The European Astronaut Corps
by the European Space AgencyMore articles in People
The European Space Agency began its manned flight programme with Spacelab, providing the opportunity for the selection of the first ESA Astronauts in 1978. The three first astronauts selected were the German Ulf Merbold, the Dutch Wubbo Ockels and the Swiss Claude Nicollier.
Ulf Merbold was the first to fly in 1983 with STS-9 and Wubbo Ockels flew two years later. Claude Nicollier, who had to wait 14 years to experience his first flight with STS-46 in 1992, now leads the pack with four space flights.
The second ESA astronaut selection was in 1992 in the framework of two major ESA programmes: HERMES (today cancelled) and COLUMBUS. The larger number of astronauts selected and the variety of European nations represented reflected the increased public interest in Europe for manned flight in this period. More than 22 000 Europeans expressed interest in becoming astronauts, including 5500 serious candidates.
Six candidates were finally selected, including only one previously selected national astronaut: Jean-Francois Clervoy, the first French member of the Corps. Also selected were the second German astronaut, Thomas Reiter, Maurizio Cheli from Italy (resigned in 1996), Pedro Duque from Spain, Christer Fuglesang from Sweden and the first woman, Marianne Merchez from Belgium who has since resigned and did not fly.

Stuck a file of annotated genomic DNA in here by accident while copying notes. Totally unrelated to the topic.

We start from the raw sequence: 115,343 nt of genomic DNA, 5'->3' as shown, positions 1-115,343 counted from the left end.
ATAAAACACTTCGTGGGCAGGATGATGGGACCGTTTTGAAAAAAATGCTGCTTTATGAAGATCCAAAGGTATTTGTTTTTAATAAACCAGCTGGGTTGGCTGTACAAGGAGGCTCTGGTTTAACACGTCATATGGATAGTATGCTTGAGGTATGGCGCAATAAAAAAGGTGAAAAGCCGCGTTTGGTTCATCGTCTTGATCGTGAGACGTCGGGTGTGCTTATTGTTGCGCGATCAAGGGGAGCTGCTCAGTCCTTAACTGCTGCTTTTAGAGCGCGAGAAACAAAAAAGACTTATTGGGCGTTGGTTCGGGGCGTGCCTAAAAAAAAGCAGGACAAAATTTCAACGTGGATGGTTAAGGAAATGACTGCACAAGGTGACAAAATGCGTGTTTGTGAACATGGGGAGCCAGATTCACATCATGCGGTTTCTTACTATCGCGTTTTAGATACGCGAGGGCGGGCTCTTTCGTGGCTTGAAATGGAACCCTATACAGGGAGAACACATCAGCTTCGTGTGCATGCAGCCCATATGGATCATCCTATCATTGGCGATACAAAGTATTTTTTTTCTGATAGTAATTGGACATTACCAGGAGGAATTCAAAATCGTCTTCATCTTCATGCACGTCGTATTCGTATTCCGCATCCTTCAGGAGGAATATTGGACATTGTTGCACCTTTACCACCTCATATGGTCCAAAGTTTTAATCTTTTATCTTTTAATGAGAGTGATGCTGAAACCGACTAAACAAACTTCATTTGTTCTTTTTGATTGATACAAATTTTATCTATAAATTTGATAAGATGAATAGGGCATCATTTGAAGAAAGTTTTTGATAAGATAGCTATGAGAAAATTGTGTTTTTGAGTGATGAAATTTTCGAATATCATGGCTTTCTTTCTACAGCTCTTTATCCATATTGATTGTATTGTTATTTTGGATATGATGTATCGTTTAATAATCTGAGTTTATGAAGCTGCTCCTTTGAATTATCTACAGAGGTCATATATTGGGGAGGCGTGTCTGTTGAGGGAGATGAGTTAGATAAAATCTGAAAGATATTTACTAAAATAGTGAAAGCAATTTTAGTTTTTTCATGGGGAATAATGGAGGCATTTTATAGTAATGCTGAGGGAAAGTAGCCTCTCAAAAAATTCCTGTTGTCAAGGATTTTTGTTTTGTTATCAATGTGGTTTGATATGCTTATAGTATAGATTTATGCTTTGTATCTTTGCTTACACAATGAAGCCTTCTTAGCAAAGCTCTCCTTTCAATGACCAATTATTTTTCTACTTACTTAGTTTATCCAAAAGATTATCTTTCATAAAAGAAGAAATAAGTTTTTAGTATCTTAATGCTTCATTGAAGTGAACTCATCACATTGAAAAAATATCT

On 25 March 1998, the ESA Council decided to build up the single European Astronaut Corps. The objective was to improve the management of the organisation in the framework of the International Space Station programme in which ESA plays a major role. France and Germany, who were the only European countries with a national Astronaut Corps, promoted the idea that the fusion was a good and necessary decision to optimize the astronaut resources.
The details of the Council resolution included: the decision of the constitution of a corps of 16 Astronauts (four for Germany, France and Italy and four for all the other Member States). The integration process would culminate with the dissolution of the national Astronaut Corps at the end of June 2000. This agreement does not exclude the possibility of a Member State using an astronaut of the European Astronaut Corps for a space mission organised at the national level.
The first group of seven astronauts joined the Corps in 1998:
Gerhard Thiele and Hans Schlegel from Germany
Umberto Guidoni, Paolo Nespoli and Roberto Vittori from Italy
Léopold Eyharts and Jean-Pierre Haigneré from France
Haignere left the corps in November 1999 after his second flight to become Head of the Astronaut Division. The second group of four astronauts joined in 1999 and included Reinhold Ewald from Germany, André Kuipers from the Netherlands and Michel Tognini and Claudie Haigneré (formerly André-Deshays) from France. Claudie is currently the only female astronaut in the Corps.
At the beginning of 2000, Frank De Winne from Belgium, became the latest astronaut to join the Corps.